PEOPLE v. DiVALENTINO

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The PEOPLE, etc., respondent, v. Anthony DiVALENTINO, appellant.

Decided: October 18, 2017

RUTH C. BALKIN, J.P., LEONARD B. AUSTIN, SANDRA L. SGROI, and HECTOR D. LASALLE, JJ. Petitio & Petito, LLP, Poughkeepsie, N.Y. (Bruce A. Petitio of counsel), for appellant, and appellant pro se. David M. Hoovler, District Attorney, Middletown, N.Y. (Elizabeth L. Schulz and Andrew R. Kass of counsel), for respondent.

Appeal by the defendant from a judgment of the County Court, Orange County (Berry, J.), rendered March 30, 2015, convicting him of attempted assault in the first degree, intimidating a victim or witness in the second degree (three counts), criminal mischief in the second degree, aggravated criminal contempt, criminal contempt in the first degree, conspiracy in the second degree, and criminal solicitation in the second degree, upon a jury verdict, and imposing sentence.

ORDERED that the judgment is affirmed.

The defendant's contention, raised in his main brief and his pro se supplemental brief, that the convictions of attempted assault in the first degree, intimidating a victim or witness in the second degree (three counts), and conspiracy in the second degree were not supported by legally sufficient evidence is unpreserved for appellate review (see CPL 470.05[2]; People v. Hawkins, 11 NY3d 484, 492). In any event, viewing the evidence in the light most favorable to the prosecution (see People v. Contes, 60 N.Y.2d 620, 621), we find that it was legally sufficient to establish the defendant's guilt of those crimes beyond a reasonable doubt. Moreover, in fulfilling our responsibility to conduct an independent review of the weight of the evidence (see CPL 470.15[5]; People v. Danielson, 9 NY3d 342, 348), we nevertheless accord great deference to the factfinder's opportunity to view the witnesses, hear the testimony, and observe demeanor (see People v. Mateo, 2 NY3d 383, 410; People v. Bleakley, 69 N.Y.2d 490, 495). Upon reviewing the record here, we are satisfied that the verdict of guilt as to those crimes was not against the weight of the evidence (see People v. Romero, 7 NY3d 633, 643–644).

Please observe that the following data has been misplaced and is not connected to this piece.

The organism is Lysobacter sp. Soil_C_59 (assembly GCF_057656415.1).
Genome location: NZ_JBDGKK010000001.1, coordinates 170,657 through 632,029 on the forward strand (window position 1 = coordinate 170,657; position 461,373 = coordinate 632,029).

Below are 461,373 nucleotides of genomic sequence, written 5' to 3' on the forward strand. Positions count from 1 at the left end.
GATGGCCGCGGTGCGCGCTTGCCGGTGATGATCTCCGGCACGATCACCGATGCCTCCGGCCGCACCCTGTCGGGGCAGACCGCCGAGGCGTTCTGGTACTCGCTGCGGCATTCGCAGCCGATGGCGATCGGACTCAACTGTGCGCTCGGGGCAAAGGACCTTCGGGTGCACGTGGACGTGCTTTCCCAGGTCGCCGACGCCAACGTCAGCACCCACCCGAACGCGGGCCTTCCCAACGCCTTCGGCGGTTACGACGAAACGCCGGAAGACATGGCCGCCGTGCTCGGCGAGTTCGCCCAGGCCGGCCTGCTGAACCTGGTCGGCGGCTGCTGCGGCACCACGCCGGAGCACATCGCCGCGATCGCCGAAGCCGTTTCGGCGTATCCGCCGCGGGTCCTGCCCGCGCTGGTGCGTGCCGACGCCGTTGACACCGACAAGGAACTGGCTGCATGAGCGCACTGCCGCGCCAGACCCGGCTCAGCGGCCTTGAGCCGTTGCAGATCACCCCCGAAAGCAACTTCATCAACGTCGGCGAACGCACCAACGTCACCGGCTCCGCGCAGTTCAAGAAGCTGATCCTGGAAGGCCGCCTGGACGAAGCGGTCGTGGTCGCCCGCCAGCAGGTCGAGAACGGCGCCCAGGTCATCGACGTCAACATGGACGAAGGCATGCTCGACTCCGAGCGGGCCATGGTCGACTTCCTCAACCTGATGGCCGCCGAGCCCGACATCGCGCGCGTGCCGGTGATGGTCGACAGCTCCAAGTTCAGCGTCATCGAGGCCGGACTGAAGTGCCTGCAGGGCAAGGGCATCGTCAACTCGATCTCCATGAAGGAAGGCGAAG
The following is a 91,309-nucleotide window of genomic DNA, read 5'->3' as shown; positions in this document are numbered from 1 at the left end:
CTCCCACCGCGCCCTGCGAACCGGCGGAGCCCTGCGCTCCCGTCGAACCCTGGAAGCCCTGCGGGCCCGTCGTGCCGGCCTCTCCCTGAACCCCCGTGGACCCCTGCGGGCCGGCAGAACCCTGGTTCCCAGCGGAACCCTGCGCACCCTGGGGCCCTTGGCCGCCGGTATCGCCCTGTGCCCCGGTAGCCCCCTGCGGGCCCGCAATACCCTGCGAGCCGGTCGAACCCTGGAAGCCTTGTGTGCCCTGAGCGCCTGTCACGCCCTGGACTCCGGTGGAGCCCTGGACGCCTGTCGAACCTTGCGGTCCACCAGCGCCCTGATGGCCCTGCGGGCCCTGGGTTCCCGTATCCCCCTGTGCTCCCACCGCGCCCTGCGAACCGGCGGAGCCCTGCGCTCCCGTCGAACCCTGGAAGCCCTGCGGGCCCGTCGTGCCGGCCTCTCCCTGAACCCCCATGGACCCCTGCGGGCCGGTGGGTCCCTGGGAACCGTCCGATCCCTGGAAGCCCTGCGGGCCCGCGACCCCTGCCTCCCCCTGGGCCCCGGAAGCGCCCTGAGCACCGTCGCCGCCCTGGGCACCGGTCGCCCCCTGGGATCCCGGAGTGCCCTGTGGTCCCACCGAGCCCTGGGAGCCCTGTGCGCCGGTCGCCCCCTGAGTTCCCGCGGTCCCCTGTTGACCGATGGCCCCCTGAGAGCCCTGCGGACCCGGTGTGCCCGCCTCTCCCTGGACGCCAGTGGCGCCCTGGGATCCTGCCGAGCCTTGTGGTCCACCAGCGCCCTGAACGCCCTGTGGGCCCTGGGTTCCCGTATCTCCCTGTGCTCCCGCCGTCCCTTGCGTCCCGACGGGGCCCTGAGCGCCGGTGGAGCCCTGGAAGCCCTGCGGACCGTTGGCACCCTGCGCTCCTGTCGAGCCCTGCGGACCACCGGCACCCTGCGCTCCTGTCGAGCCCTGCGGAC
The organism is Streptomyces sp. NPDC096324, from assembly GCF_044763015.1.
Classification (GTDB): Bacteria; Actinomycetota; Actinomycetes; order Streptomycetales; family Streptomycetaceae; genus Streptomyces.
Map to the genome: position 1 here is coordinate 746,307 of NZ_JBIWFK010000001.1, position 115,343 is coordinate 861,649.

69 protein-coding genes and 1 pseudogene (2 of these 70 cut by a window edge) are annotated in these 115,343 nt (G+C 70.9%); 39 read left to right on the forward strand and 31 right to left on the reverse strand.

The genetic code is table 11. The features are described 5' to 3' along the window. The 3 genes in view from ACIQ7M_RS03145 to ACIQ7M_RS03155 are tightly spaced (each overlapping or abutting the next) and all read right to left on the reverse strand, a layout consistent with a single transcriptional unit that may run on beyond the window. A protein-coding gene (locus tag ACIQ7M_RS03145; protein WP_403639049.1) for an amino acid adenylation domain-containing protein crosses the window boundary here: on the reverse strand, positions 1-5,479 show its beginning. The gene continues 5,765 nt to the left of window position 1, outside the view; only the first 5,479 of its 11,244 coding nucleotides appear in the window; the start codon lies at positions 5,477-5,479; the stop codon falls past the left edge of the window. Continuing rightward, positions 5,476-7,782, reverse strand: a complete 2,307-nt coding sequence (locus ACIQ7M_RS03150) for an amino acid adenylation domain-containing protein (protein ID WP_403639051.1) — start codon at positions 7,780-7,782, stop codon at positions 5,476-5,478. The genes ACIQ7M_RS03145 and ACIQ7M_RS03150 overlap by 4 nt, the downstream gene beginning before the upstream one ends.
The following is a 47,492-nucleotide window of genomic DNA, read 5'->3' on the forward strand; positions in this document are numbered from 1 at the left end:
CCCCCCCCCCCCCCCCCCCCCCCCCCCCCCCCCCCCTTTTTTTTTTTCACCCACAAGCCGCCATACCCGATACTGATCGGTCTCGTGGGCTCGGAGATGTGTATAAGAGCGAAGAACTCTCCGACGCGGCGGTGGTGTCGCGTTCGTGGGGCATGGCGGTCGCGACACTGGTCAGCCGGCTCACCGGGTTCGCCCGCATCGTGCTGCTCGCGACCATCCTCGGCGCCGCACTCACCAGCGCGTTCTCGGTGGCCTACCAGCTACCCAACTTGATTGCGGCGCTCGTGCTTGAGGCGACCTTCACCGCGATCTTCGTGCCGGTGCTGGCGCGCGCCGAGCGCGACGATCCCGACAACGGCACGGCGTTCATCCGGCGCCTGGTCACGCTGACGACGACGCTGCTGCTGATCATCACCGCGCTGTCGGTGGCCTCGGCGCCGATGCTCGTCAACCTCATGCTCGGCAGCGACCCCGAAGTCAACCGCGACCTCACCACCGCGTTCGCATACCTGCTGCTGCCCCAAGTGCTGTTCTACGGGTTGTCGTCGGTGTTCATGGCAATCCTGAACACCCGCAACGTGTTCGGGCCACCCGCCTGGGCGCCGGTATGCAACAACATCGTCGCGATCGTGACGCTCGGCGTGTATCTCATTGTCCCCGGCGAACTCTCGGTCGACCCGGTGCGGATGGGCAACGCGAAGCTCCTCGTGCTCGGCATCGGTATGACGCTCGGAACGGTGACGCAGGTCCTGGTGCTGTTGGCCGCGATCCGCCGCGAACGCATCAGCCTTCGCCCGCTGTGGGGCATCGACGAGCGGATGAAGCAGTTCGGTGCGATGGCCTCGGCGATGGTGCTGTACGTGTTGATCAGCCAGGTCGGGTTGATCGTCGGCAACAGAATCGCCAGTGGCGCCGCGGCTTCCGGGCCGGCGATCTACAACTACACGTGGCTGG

The defendant's contention that he was deprived of a fair trial based on several instances of alleged prosecutorial misconduct is unpreserved for appellate review, since defense counsel did not object to any of the alleged misconduct (see CPL 470.05[2] ). In any event, none of the alleged prosecutorial misconduct deprived the defendant of a fair trial (see People v. Alphonso, 144 AD3d 1168).

Contrary to the defendant's contention, raised in his main brief and pro se supplemental brief, he was not deprived of the effective assistance of counsel, as defense counsel provided meaningful representation (see People v. Benevento, 91 N.Y.2d 708; People v.. Baldi, 54 N.Y.2d 137).

The sentence imposed was not excessive (see People v. Suitte, 90 A.D.2d 80).

The defendant's remaining contention, raised in his pro se supplemental brief, is without merit.